Bucks 112, Pacers 110: The Bucks are hot and showed why they are looking like a playoff team — they controlled the tempo, they got offensive boards (30 percent of their missed shots), and they were hitting their jumpers (well, except Brandon Jennings, again). They deserved the win, it wasn’t really in doubt.

The Pacers almost stole the win anyway. Down 14 with 5:30 remaining in the game, Indiana got on fire from three, as they do. Brandon Rush hit one, Troy Murphy a couple, even T.J. Ford (who did his the old-fashioned way with the foul). But the Bucks hit their free throws (even Jennings) at the end and held on.

Nuggets 127, Warriors 112: Denver is the far superior team with the superior athletes, when they cared even a little they ran away with it. They jumped out early, were up 19, got bored and gave most of it back, got focused again and won going away. Not much else to it, but it was entertaining. JR Smith draining the three, stealing the inbounds pass then dribbling to the arc and hitting another three. Billups doing whatever he wanted on the way to 37. And it’s just fun to watch Steph Curry play. And Ronny Turiaf dunk. Fun show if not that competitive.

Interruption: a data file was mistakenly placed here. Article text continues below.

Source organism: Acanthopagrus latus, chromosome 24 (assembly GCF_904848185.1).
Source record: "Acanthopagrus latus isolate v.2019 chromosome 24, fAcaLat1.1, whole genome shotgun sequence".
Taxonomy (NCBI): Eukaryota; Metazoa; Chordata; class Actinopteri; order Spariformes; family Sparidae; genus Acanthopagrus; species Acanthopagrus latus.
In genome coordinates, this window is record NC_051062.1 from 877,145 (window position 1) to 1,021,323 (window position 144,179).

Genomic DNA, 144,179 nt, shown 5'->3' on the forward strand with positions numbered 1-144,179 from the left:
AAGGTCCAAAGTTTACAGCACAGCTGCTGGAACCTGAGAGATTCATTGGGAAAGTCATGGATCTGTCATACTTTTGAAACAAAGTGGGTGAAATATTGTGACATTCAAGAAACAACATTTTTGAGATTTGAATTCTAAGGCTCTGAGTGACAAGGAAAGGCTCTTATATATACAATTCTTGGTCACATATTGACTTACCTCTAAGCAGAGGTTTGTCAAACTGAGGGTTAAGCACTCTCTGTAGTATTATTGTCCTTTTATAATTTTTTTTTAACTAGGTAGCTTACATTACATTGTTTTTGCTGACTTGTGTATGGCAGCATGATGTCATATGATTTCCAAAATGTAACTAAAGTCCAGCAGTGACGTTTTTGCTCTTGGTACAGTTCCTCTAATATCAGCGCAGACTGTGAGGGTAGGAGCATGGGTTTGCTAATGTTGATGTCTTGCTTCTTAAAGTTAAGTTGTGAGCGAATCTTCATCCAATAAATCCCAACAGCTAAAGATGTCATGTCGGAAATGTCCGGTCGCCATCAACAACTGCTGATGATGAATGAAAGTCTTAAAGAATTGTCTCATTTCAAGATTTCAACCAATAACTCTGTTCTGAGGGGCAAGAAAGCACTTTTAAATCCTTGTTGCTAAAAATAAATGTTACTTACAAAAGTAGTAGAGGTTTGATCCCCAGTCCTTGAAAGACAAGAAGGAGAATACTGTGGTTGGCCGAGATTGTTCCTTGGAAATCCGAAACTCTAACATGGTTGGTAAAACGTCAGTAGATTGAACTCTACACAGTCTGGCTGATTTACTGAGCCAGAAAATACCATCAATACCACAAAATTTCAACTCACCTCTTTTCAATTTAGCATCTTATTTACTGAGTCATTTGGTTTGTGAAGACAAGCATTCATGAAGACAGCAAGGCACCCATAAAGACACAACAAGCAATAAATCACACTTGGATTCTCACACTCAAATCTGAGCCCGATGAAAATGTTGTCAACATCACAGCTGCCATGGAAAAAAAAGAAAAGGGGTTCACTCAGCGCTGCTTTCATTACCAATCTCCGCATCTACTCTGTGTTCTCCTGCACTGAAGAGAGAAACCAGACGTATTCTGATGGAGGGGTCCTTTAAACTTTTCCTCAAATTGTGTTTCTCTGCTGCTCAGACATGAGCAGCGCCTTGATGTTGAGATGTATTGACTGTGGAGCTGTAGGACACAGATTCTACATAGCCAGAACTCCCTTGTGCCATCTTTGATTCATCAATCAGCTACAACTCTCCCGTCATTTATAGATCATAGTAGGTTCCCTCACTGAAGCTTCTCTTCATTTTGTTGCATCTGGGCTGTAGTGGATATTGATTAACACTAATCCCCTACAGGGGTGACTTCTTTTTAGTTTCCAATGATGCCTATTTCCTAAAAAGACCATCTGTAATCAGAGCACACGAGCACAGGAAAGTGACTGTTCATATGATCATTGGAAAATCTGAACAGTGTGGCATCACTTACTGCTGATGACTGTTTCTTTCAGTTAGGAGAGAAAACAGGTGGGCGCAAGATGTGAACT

Kevin Durant gets into Twitter debate with reporter over White House comments

Leave a comment

Kevin Durant became the latest Warrior — joining Stephen Curry, Andre Iguodala, and Shaun Livingston, that we know of — to say he would not visit President Donald Trump’s White House as NBA champion. Which is all kind of moot because it’s unlikely the White House invites them and outspoken Trump critic/Warriors coach Steve Kerr and his players any way. (The White House’s biggest concern should be that Kerr accepts the invitation and uses that platform to challenge the president’s policies and style in front of him.)